Norwegian version of this page

Follow-up of sick leave during the first 8 weeks

Everyone who falls ill is entitled to follow-up. The goal is to find solutions that make it possible to return to work, in whole or in part, and to avoid unnecessary long-term sick leave.

Cooperation between employer and employee

Your immediate superior is responsible for implementing facilitation measures in the workplace or your work to ensure that you remain at work.

As an employee on sick leave, you are required to cooperate and participate in finding solutions that reduce the sick leave. You are also required to inform all involved about your functional ability.

Within 4 weeks: develop a follow-up plan

You and your immediate superior must develop a follow-up plan within 4 weeks of your going on sick leave.

The follow-up plan must include:

  • An assessment of your work duties and your work capability
  • Appropriate facilitation measures organised by the employer, possibly with tools provided by NAV
  • A plan for ongoing follow-up

Your immediate superior submits the plan to the issuer of your medical certificate immediately, and at the latest within four weeks.

As an employee you are required to:

  • contribute to finding solutions that allow you to return to work as quickly as possible.
  • be prepared to do any suitable or facilitated work, if this allows you to return to work faster
  • participate in the development and implementation of the follow-up plan.

Within 7 weeks: holding a dialogue meeting

If you are on 100 % sick leave your immediate superior must hold a dialogue meeting within 7 weeks to discuss the contents of the follow-up plan. In cases of partial sick leave a dialogue meeting is convened if considered expedient.

  • Participants: Your immediate superior and you. Each party may invite a representative of the Occupational Health Service to attend the meeting. You may also invite a third party, e.g. safety representative. The attendance of the issuer of the medical certificate requires your consent.
  • Location: If all parties agree that it is appropriate, the meeting takes place at your place of work. The meeting may be held at the doctor's office or the issuer of the medical certificate may participate e.g. on the phone. To enable your treatment providers to recommend appropriate sick leave measures, it is very important that they be aware of the opportunities available at your place of work.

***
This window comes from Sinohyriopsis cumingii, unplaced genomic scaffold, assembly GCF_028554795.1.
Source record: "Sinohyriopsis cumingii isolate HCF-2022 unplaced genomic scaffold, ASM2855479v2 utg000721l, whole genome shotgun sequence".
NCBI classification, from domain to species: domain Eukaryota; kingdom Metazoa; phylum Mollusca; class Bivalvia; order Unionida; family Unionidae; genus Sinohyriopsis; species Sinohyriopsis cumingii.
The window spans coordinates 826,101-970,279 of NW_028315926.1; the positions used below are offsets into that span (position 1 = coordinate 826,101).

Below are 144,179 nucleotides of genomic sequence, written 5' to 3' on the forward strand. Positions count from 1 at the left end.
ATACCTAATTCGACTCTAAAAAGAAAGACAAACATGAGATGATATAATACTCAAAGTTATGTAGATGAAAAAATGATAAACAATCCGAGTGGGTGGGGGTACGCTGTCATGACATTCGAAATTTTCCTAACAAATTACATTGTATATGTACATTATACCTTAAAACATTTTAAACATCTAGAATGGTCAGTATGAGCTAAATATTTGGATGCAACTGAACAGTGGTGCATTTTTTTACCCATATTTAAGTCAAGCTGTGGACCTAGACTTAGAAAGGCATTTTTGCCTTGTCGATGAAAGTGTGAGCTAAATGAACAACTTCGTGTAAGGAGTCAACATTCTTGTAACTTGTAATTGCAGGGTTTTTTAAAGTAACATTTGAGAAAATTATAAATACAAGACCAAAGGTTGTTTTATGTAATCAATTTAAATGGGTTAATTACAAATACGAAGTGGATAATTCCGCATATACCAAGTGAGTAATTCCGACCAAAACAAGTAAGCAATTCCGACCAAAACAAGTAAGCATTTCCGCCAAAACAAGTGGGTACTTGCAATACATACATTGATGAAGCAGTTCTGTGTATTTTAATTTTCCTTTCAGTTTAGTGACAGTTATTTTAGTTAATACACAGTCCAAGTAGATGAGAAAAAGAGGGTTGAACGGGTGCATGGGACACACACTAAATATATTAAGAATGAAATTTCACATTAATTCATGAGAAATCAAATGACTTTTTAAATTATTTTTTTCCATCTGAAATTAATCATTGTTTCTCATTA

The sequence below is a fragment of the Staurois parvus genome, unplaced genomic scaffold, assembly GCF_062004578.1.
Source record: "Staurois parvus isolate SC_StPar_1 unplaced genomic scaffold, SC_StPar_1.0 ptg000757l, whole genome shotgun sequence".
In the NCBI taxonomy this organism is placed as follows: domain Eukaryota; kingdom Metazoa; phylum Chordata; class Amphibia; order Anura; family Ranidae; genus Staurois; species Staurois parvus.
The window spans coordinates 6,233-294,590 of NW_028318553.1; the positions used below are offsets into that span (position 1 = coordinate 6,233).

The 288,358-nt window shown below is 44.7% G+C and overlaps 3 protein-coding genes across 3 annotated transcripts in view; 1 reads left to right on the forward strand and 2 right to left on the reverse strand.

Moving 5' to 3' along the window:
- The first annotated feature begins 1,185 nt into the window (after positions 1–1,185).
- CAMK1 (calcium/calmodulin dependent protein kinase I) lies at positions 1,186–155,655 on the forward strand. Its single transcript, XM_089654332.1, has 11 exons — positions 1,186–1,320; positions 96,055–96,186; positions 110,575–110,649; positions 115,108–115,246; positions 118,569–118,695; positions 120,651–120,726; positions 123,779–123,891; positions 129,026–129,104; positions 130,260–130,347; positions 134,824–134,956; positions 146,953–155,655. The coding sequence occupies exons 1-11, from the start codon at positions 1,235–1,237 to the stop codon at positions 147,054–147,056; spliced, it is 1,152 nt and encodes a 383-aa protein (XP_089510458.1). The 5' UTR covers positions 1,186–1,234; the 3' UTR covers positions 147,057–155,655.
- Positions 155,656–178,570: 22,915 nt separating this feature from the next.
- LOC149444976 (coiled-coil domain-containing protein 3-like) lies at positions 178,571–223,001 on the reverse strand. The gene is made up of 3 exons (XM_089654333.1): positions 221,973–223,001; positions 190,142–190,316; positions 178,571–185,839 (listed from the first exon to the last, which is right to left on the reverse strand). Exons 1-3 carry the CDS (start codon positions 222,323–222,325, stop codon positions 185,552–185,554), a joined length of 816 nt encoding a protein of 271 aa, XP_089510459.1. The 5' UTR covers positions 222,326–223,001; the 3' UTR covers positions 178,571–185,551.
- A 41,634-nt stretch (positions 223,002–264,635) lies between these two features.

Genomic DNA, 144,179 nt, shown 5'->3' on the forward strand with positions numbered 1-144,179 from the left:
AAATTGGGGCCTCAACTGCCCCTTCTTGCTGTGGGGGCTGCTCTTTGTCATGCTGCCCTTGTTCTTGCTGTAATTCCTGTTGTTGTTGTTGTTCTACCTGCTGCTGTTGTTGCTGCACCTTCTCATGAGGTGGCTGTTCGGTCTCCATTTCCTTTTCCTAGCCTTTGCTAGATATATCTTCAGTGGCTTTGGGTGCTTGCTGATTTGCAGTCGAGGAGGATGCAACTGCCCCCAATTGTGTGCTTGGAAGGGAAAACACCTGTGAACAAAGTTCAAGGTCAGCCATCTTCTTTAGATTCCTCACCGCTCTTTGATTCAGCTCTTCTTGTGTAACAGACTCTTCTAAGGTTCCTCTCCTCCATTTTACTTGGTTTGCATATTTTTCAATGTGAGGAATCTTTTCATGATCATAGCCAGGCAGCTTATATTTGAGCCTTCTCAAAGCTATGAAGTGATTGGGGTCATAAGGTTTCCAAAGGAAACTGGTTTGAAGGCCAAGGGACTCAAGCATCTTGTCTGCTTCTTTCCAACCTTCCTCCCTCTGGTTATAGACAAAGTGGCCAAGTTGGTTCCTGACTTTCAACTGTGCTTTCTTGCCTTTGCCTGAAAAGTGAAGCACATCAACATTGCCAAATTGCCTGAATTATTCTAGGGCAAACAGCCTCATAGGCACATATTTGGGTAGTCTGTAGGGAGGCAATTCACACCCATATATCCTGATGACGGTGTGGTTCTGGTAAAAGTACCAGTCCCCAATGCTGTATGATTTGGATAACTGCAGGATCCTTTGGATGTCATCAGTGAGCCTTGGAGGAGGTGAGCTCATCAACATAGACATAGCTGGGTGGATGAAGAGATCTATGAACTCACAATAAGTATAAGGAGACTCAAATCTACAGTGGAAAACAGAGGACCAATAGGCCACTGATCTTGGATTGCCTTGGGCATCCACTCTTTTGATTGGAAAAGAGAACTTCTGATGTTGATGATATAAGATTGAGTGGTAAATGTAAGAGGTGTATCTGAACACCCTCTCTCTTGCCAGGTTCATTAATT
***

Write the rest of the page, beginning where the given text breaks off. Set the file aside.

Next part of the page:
• Purpose: Identify what you can do at your workplace and what facilitation measures are necessary to ensure that you can wholly or partially return to work.
  • Possibilities for facilitation of the work during a partial sick leave
    1. Reduced working hours/pace
      The easiest and most common way to facilitate a partial sick leave is to reduce working hours but make no further adaptations. It is up to you and your immediate superior to determine whether to reduce your hours by shortening your work day, by having your work every other day, or by an alternative arrangement. You may also work at a reduced pace.
    2. Changed work assignments
      You and your immediate superior may agree that your work duties should change. Determine which of your regular tasks you can do, which you cannot do, and discuss possible alternative tasks such as work experience or training.
      You and your immediate superior must work together to find solutions in the workplace to allow you to work the required hours while you are on partial sick leave. If you and your immediate superior disagree with the percentage stipulated for your partial sick leave, this percentage may be adjusted. Address this issue with NAV and the issuer of your medical certificate.

Read more about the dialogue meeting ( (Norwegian).

Within 8 weeks

If you are not involved in work-related activity within eight weeks, you need an extended medical certificate documenting that there are compelling medical reasons that prevent you from participating in a work-related activity. Read more about follow-up of long-term sick leave.

Did you find what you were looking for?
Published Nov. 8, 2012 3:02 PM - Last modified Mar. 2, 2020 2:54 PM